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A boost for Asian art

Mar 02. 2016
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Japan Galleries will have a strong presence at the upcoming art Basel in Hong Kong

ART BASEL IS expecting sales at its upcoming Hong Kong event to mimic robust figures from their late December Miami confab as art dealers and auctioneers navigate a less heady and volatile market.

Art Basel head of Asia Adeline Ooi told reporters Monday afternoon, “Its not an easy time economically speaking,” but added robust sales at their Miami show which served as a litmus test for the season indicated exhibitors can expect brisk business at the Hong Kong show just three weeks away. The fair is being held from March 24 to 26.

Ooi said this year’s Asian instalment had already garnered out sized support from Asian collectors while an unprecedented showing by of museum groups and their patrons, more than 50 at the moment, foreshadowed a heavier institutional presence – which was responsible for buying most of the 2015’s show’s major installations.

 “Inadvertently,” Japan will feature prominently in the Hong Kong show with 31 galleries from the country part of the show, Ooi said, with Tatsuo Miyajima responsible for a colossal light installation running up the height of the International Commerce Centre while The Hong Kong Art Centre’s collectors show includes works from seven of the county’s most important collectors.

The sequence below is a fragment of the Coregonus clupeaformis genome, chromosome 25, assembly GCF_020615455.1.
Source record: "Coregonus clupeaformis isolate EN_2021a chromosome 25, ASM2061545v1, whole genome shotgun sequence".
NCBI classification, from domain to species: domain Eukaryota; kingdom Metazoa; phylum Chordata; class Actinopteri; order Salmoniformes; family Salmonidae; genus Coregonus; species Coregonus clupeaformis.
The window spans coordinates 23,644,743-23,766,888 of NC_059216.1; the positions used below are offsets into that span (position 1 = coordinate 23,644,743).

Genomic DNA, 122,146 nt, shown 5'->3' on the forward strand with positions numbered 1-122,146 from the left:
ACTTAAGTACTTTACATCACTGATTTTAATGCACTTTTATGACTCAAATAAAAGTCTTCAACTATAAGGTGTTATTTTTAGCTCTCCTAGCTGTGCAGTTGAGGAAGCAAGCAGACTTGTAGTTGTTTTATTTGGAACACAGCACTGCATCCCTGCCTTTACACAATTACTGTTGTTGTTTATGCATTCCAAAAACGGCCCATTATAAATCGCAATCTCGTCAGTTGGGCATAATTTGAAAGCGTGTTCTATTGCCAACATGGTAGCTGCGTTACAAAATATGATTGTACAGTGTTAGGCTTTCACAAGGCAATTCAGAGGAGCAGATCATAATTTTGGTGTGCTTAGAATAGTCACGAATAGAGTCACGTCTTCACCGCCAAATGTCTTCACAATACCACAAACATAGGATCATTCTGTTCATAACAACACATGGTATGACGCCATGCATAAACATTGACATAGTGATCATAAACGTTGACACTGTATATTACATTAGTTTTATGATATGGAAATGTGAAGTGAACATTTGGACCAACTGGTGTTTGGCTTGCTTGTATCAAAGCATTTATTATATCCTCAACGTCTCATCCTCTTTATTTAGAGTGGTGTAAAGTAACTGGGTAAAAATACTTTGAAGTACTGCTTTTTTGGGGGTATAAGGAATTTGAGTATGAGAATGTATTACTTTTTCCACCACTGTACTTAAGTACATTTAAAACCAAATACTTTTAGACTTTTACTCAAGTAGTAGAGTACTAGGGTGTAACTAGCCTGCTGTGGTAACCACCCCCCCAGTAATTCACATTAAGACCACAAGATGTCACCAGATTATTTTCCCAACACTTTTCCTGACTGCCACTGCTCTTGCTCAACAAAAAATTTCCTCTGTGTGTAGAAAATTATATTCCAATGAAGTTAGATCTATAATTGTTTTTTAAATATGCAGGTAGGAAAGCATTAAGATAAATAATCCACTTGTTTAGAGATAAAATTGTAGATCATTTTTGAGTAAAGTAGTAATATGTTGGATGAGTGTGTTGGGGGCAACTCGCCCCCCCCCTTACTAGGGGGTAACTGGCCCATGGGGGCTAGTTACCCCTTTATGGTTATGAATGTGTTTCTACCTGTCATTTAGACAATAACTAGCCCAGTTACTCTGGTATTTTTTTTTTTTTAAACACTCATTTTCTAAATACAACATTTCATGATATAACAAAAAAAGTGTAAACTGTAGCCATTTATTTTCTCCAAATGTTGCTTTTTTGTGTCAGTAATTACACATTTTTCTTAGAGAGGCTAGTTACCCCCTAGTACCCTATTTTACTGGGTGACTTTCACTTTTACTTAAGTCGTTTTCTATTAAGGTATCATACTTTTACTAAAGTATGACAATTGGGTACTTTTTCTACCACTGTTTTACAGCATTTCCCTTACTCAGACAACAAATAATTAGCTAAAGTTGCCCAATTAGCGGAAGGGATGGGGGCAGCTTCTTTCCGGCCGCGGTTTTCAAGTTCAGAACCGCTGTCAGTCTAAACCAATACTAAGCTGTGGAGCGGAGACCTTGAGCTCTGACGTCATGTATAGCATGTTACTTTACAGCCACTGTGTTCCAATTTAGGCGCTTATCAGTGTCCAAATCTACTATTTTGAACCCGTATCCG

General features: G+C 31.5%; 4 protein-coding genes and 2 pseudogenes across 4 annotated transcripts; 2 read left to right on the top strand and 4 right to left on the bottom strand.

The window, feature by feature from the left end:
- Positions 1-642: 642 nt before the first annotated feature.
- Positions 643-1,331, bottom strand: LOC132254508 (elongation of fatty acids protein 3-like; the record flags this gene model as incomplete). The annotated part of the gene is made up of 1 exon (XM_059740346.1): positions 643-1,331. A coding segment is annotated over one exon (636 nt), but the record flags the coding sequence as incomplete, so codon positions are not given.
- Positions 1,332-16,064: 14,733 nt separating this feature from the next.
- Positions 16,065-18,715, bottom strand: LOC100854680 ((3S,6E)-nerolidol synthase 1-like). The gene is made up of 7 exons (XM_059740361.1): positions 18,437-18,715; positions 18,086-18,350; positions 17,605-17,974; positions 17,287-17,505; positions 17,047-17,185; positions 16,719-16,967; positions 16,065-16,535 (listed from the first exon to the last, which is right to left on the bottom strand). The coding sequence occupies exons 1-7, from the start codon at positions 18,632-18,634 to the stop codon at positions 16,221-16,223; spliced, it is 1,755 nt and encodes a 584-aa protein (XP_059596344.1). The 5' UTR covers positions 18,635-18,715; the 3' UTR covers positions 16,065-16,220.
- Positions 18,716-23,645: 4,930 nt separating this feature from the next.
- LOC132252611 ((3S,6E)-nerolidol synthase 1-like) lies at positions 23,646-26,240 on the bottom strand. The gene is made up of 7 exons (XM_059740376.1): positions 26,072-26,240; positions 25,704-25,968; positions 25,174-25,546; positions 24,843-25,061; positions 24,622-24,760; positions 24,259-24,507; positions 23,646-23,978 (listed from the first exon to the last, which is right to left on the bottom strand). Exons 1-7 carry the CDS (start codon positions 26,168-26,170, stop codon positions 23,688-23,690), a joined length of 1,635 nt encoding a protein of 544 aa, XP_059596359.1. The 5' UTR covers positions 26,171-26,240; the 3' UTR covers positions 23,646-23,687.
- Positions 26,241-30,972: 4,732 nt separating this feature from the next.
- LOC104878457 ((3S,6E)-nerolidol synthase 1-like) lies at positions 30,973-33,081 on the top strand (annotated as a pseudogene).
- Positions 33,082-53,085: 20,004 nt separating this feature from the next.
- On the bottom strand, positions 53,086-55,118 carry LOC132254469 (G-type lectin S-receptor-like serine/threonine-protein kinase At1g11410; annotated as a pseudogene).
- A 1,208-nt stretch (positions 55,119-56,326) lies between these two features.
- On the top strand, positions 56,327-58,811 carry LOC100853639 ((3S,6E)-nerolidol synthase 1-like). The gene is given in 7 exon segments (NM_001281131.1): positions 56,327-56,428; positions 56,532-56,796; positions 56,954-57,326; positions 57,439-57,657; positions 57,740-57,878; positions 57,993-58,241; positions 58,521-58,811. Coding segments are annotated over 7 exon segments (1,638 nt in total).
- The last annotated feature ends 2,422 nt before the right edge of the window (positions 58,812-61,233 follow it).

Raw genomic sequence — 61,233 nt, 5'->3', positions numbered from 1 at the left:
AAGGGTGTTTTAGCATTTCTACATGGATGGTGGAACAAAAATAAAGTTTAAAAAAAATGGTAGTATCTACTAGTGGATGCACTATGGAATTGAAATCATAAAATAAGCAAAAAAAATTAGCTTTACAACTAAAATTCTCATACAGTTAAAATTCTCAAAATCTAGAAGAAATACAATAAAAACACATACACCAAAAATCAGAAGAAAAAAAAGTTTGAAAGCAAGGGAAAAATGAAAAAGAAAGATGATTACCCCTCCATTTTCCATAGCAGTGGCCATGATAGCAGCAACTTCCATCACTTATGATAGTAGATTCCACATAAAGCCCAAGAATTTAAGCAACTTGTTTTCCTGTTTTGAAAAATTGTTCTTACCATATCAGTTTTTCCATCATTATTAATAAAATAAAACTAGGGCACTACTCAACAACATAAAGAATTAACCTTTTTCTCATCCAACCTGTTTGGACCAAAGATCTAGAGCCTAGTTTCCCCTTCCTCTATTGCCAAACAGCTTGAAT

The global market remains cautiously optimistic after showing sights of a rebound early this year following a 10 per cent decline witnessed over 2014 as investors ply their cash into art in light of volatile equities.

Chinese art collector driven sales cooled following a record US$179 (Bt6.37 billion) million paid for a Picasso in May 2015, with 2015’s total take US$2 billion shy of US$17.9 billion in 2014, according to auction database Artprice.

Prices are up 7.2 per cent according to president Thierry Ehrmann, however the action at Christies’ and Sotheby’s art sales earlier this year has been lacklustre with many masterpieces failing to live up to estimates or even reserve price.

London art fair chief executive Nazy Vassegh said the showings were indicative of a long awaited correction in the market which was more price sensitive and selective.

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